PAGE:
7. Last Will and Testament of Anna F. Grubb, Greene Co., IA., Will Book 8, page 258, Probate #4968.
8. “Memories of my Grandparents” by William Glen Pierce, grandson of Anna and George Grubb.
9. Family recollections.
10. Dalles County Marriage Register 1, page 50.; Dalles County, IA.
11. Recollections of grand daughter, Doris Grubb Hughes, 1987.
12. Certificate of Death, State File Number 37-1-183; Greene County Clerk, Greene County, IA. Establishes the parents of Anna Flora Grubb as Harmon Anderson and Margaret Horney.

Individual source: The Anderson Story, by Mrs. C. J. Davis, Mrs. Cora May Boots and others, printed in 1968. A 67 page genealogical record of the Anderson family from John & Elizabeth Horney Anderson, ca 1800 to 1968.


By William G. Pierce (grandson)

“My maternal grandmother, Anna Flora Anderson Grubb, was born 6 June, 1862 and died 30 December 1950. Her parents were Harmon Anderson and Margaret Hornet Anderson.
My grandfather, George E. Grubb was born 23 September 1860 and died 5 June 1938. His parents were Edward Grubb and Mary Ann Hess Grubb. Grandfather and Grandmother were married in Sept, 1881. George was Anna’s second husband; and as we have recently learned, Anna was George’s second wife. They had four children, of which my mother, Elsie, was second youngest and the only girl.
It was told to me that Grandmother, while still a young girl, traveled in a covered wagon with her parents and brothers and sisters. They must have come from Greene County, Ohio, where she was born to Greene County, Iowa. The Anderson’s settled in Greene County, near Scranton; and Grandmother never moved very far from there, since she and grandfather spent the rest of their lives just a few miles from Grand Junction.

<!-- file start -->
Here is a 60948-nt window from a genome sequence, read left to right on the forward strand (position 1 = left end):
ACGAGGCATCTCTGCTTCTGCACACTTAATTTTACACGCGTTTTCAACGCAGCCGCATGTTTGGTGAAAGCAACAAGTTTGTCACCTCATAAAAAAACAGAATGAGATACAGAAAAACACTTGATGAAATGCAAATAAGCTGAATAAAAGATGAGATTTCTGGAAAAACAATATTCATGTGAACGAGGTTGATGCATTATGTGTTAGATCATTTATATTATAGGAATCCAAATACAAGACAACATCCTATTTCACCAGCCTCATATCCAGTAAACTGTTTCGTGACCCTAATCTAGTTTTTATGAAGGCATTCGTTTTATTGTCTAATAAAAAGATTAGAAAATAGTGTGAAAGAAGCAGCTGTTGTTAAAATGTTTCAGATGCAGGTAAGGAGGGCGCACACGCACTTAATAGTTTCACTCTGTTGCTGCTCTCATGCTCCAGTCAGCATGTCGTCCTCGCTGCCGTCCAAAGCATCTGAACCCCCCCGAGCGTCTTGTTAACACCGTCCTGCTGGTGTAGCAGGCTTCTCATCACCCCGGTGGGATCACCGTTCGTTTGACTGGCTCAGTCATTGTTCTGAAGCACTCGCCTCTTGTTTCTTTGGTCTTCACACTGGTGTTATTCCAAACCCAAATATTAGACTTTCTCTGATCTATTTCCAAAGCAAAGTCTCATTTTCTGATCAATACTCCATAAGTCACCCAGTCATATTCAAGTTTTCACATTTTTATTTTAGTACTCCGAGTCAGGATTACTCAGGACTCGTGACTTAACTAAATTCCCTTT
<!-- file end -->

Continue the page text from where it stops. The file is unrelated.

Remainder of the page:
Grand Junction is a quiet little town on what was then the Lincoln Highway. They owned a two-story white frame house with a nice grass lawn. I vaguely remember that they kept chickens. Their youngest son never left Grand Junction, while their other two sons moved to adjacent towns. It was only the daughter, my mother, who married and moved to another state. Grandpa was a telegrapher on the railroad that ran through town.
I have, given to me by my mother, a small 3-1/2 x 5 inch card with a picture of a boy and girl reading, and below the picture is printed “Awarded to” and written in ink “Anna F. Anderson”. The teacher’s name, interestingly, was Susie C. Anderson. On the reverse of the card, also written in ink, are my mother’s words, “(Your) Grandma was a little girl when she got this.”
Grandmother was a member of the Presbyterian Church and was active in the Women’s Missionary Society and Willing Workers group. She was a very small dainty, soft-spoken woman. I have heard, though, that she could be quite ill-tempered with Grandpa. One story I heard tells that Grandma chased Grandpa out of the house for three days. He stayed at a friend’s house, but each day he would return home, take care of the furnace, and leave the necessary groceries in the kitchen. I have no way of knowing whether that story is true or not.
We learned that Grandpa Grubb’s middle name was “Everette” and that he had been married once before-to Ella May McMillan. His parents were Edward Grubb and Mary Ann Hess. They were from Belmont City, Ohio, not from Pennsylvania as we had supposed. Grandpa used to say he was Pennsylvania Dutch (maybe on the maternal line?) Grandfather’s grandparents, Ebenezer Grubb and Lucy Dunaway, moved to Ohio from Virginia.”

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Filed under My family in history, __1. 1620 Mayflower lineage, __2. Settlers and Migrants